A new report by Human Rights Watch (HRW) details the impact of militancy on education in Balochistan, already in a dire state because of low enrolment rates, missing infrastructure and low literacy rates.
The report, titled ‘Their Future at Stake’ documents the killings of at least 22 teachers and other education personnel between January 2008 and October 2010. Militant groups have also attacked a number of schools in Balochistan, which has impacted the education of the province’s population. The instability has led to schools only being open in Balochistan for 120 days in 2009, compared to 220 days in the rest of the country.
A senior provincial government official is quoted in the report as saying, “Education at the institutional level is an orphan institution [and] therefore it is easy to attack. The [provincial] education department lacks leadership. It is mired in corruption and bad governance. It is even incapable of utilising its annual budget.”
HRW interviewed 23 people for the report earlier this year, including three school-going teenagers.
High-profile killings such as those of the provincial minister for education Shafiq Ahmed and Balochistan University assistant professor Nazima Talib are indicators of the worsening state of affairs in the province.
As a result of the attacks on educationists, the report states that since 2008, more than 200 teachers and professors have either transferred to Quetta or left the process and almost 200 others are in the process of transferring.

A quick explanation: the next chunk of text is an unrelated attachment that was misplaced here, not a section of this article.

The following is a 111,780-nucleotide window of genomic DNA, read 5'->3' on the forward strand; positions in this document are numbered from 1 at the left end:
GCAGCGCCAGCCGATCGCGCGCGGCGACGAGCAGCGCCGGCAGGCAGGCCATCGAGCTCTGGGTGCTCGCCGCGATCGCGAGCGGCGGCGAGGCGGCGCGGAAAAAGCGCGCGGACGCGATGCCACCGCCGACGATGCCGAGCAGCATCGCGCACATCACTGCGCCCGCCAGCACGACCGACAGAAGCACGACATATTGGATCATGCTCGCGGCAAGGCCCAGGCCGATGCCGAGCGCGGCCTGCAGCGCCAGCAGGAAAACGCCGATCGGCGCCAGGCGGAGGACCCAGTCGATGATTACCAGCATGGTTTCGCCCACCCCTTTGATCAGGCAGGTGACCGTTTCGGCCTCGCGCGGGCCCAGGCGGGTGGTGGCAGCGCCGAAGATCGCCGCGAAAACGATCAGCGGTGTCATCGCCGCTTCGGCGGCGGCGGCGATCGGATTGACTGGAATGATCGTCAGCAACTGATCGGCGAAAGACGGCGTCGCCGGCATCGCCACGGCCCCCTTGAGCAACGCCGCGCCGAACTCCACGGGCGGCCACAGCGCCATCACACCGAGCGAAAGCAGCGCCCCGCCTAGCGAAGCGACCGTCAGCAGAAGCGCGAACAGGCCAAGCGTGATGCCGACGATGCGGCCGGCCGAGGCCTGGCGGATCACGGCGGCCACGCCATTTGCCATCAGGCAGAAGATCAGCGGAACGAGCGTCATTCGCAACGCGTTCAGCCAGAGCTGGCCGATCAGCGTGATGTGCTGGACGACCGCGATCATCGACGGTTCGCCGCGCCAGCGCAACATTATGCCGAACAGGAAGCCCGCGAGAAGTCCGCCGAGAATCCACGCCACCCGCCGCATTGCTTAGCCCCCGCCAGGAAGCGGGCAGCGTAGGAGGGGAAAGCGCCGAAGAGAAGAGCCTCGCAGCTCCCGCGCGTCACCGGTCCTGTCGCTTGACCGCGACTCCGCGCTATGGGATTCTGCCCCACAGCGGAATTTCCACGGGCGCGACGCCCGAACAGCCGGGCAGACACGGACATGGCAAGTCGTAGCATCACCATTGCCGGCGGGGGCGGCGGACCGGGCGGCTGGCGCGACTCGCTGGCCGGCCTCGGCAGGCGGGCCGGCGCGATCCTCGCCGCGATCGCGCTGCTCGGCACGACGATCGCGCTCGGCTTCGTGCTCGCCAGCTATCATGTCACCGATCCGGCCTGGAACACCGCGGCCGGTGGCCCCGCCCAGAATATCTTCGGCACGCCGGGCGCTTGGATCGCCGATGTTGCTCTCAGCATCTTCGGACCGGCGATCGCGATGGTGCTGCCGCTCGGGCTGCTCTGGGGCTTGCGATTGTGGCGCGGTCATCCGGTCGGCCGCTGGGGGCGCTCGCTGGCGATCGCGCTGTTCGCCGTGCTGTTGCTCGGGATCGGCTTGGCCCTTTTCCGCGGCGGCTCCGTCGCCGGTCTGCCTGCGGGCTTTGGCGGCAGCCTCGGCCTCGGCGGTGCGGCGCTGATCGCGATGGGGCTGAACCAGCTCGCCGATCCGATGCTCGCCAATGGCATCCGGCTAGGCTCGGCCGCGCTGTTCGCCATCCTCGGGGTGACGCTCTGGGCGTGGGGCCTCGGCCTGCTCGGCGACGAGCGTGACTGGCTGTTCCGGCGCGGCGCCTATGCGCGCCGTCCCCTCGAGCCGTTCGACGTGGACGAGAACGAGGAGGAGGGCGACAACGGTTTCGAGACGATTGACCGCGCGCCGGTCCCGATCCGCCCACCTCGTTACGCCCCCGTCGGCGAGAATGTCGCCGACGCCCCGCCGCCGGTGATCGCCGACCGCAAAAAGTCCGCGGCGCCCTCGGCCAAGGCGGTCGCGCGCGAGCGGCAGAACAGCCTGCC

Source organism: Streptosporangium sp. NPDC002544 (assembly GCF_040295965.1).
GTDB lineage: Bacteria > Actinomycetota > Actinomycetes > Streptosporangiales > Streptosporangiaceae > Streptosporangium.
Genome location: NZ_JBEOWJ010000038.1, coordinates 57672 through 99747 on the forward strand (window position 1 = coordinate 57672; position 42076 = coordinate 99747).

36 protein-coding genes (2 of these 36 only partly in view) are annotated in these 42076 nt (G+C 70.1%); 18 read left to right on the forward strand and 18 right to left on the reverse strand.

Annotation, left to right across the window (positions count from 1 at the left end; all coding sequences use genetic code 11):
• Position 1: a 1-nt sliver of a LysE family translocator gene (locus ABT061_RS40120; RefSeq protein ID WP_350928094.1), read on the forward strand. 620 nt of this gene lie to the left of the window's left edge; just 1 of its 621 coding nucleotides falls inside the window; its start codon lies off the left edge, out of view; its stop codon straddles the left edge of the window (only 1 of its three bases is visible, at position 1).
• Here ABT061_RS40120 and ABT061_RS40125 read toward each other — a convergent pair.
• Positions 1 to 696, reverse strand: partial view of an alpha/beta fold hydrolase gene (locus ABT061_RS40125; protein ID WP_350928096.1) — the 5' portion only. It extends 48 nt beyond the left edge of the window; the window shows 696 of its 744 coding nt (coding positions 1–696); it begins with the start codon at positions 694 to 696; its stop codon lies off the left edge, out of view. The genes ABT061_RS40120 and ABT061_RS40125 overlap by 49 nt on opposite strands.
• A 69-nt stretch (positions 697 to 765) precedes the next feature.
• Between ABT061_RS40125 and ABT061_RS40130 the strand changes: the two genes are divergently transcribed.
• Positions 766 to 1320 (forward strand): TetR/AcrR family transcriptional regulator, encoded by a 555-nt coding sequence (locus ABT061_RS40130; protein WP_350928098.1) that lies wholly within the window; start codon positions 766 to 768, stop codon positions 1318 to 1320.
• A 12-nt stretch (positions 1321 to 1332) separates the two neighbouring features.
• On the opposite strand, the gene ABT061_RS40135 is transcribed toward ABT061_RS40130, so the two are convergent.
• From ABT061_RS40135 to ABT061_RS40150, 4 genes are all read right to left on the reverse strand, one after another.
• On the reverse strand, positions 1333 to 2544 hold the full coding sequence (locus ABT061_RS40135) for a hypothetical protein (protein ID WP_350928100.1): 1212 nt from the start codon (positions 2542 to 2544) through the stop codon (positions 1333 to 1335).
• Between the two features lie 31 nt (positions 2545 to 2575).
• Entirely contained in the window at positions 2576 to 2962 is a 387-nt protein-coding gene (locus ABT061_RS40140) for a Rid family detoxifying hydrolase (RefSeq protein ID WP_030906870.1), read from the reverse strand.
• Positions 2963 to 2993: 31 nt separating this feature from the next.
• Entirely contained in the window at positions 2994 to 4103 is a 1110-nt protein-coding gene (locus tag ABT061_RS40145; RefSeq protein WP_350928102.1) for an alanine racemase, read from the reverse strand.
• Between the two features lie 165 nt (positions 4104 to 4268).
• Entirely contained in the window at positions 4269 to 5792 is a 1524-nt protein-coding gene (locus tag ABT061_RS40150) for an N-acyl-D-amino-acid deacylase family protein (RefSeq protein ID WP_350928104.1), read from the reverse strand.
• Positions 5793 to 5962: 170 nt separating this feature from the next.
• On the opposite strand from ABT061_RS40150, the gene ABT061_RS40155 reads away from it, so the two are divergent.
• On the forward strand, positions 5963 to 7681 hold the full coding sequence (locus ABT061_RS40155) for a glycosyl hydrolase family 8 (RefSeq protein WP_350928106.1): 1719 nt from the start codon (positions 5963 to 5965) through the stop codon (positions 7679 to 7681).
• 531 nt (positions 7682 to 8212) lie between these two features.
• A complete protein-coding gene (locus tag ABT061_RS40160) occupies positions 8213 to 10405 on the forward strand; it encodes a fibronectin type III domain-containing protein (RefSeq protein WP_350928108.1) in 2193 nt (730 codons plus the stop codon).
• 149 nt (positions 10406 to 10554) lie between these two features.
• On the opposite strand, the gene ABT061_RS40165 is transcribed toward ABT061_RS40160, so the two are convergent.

A senior civil servant told HRW, “Many of these teachers were threatened, others were scared and the government can do little to encourage them to stay in these districts. When it comes to transfer requests on the basis of a threat to life, we don’t have an excuse to turn them down.” Another senior government official said that many teachers assume they are at risk and so request transfers, even if they are from areas where there have been no attacks on educational institutions or teachers. To compound the situation, the lack of qualified replacements is also contributing to the state and quality of education.
Threats and attacks are carried out by a variety of groups, according to the report, including nationalist groups that threaten schools against hoisting the Pakistan flag, singing the national anthem or teaching Pakistan Studies.
Religiously-motivated groups such as the Harkatul Mujahideen have warned schools against co-education and ‘western-style’ uniforms. The killings of educationists are believed to be part of a pattern of ‘target killings’ of ethnicities such as Punjabis by militant nationalist groups.
The launching ceremony for HRW’s report was held in Islamabad at a local hotel. Salima Hashmi from HRCP Punjab, Ali Dayan Hasan, senior South Asia researcher, Kamran Arif, HRCP bureau member and Hussain Naqvi from HCRP, Lahore were the panellists present on the occasion.
“It is a clear and serious violation of human rights and, according to the international laws, it is termed a ‘war crime’,” said Ali Dayan.
HRW’s second report will document the “pattern of involvement by security forces in the enforced disappearances of the ethnic Baloch in the province”.
Published in The Express Tribune, December 14th, 2010.